Speed skater Blake Skjellerup is on track to make history as the first out male athlete to compete in the winter Olympics in Sochi, Russia next year. The 28-year-old New Zealand-born heartthrob, who came out publicly in 2010, realizes that due to Russia’s notorious antigay bill his decision to compete in February is not necessarily a popular one with some LGBT people and their allies who encourage athletes to boycott. However, Skjellerup, who previously competed in the Vancouver Olympics in 2010, sees his upcoming bid for the gold as an opportunity to create global awareness of the inequality and barbaric treatment of gays in Russia and change the hearts and minds of many homophobic people around the world.
Yet, as with most openly LGBT athletes, it’s nearly impossible to land lucrative endorsement deals to help finance his training and raise the $33, 000 needed to compete so Skjellerup has launched a funding campaign (complete with nice perks for donations) through Indiegogo. During a recent visit to Los Angeles, Skjellerup chatted with Queerty in his hotel room about why he opposes an Olympics boycott, advice he offers for closeted athletes and explains his penchant for sexy photo shoots.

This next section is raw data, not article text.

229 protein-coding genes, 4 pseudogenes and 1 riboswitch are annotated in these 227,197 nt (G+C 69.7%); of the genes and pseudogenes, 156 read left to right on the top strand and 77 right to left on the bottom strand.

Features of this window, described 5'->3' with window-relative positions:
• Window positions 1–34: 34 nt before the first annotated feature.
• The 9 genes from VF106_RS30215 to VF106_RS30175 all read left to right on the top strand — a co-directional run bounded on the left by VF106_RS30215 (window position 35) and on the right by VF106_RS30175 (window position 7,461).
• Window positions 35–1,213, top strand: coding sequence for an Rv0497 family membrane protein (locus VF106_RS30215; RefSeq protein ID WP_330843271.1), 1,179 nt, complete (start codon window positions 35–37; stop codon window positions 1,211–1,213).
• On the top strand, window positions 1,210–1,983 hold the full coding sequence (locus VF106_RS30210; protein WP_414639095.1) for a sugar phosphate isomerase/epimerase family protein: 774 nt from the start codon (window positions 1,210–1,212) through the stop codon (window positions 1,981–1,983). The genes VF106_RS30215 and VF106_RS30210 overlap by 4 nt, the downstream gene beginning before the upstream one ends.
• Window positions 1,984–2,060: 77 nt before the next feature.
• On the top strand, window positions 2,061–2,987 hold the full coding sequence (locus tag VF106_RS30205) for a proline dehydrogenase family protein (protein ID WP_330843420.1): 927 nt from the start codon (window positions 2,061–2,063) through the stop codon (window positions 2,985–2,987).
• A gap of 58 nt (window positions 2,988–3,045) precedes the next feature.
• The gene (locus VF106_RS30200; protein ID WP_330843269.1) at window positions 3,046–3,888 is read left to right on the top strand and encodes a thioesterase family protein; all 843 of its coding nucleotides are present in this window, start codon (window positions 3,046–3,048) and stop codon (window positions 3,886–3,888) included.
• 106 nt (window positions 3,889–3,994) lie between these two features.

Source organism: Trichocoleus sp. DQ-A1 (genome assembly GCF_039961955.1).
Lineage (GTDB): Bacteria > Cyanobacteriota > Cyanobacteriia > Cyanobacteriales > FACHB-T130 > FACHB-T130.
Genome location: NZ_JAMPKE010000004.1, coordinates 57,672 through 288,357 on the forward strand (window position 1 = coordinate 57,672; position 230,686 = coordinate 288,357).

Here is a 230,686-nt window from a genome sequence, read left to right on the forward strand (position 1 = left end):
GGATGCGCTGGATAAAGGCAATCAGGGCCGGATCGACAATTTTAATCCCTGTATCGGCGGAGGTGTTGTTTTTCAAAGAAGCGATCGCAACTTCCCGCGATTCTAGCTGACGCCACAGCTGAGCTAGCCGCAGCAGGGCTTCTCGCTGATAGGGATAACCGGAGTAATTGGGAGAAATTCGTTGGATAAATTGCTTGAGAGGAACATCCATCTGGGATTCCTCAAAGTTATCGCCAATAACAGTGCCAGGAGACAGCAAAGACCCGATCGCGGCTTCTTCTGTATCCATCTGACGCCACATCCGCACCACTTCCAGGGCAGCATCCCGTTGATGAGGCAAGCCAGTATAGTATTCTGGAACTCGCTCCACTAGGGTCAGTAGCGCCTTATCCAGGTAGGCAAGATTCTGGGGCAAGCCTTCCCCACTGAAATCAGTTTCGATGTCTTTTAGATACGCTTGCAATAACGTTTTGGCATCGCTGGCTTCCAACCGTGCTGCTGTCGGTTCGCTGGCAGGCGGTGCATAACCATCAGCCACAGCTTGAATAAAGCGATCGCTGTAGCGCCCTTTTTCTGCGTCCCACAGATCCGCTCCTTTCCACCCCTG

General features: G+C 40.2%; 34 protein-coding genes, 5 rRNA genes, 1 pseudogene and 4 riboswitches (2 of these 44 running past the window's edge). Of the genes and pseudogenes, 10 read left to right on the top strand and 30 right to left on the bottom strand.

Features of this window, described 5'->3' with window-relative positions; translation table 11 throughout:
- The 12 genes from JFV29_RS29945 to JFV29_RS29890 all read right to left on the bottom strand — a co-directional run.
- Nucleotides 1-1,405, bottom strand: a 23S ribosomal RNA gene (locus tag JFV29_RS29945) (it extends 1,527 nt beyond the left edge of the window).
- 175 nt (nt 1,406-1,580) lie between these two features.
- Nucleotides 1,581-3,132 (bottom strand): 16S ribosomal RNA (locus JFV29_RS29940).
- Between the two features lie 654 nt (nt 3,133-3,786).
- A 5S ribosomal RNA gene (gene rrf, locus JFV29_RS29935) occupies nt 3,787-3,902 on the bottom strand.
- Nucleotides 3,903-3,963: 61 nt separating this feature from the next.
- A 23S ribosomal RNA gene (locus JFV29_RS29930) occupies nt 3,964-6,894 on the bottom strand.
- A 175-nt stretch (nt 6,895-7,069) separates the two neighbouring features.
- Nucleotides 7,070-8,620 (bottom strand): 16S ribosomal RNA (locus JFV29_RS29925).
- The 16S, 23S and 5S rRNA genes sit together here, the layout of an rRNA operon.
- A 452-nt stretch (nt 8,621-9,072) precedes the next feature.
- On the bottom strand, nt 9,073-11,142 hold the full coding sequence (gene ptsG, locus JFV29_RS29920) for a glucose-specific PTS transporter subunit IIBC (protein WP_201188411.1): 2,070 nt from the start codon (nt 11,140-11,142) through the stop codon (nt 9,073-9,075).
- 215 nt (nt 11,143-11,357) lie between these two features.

When will you find out if you’re definitely going to Sochi?
Based on my world ranking from the past three years, I’ll definitely be going. For it to not happen something very, very wrong would have to take place, such as breaking a leg.
You’ll be the first out male athlete to compete in the winter Olympics. What sort of responsibility comes with that?
There’s a large responsibility that comes with it. For me it feels like I’ve come 360 in a way, since I was an 18-year-old watching the Olympics. It was an inspiring moment for me to watch Matthew Mitcham compete and win the gold. He was so open about his sexual orientation that he was my first role model, the first athlete I really looked up to. He was my first role model who encompassed everything I wanted to be. I, myself, have sort of become that person. I’m excited to be that person. It’s about being yourself, one hundred percent. Going to Sochi is something I’ve dreamt of for a very long time and despite these new laws coming into place in Russia I’m not going to go back into the closet. I’m going to compete to the best of my ability and be the person I want to be.
Do you hear from young people who look up to you as a role model?
I do hear from kids who are behind me and say they see me as an inspiration, which I think is great. I hope it encourages more people to come out, especially athletes because it’s such an unexplored ethics in sports. There’s still just a handful of us. I think it’s a healthy thing to have a role model to look up to.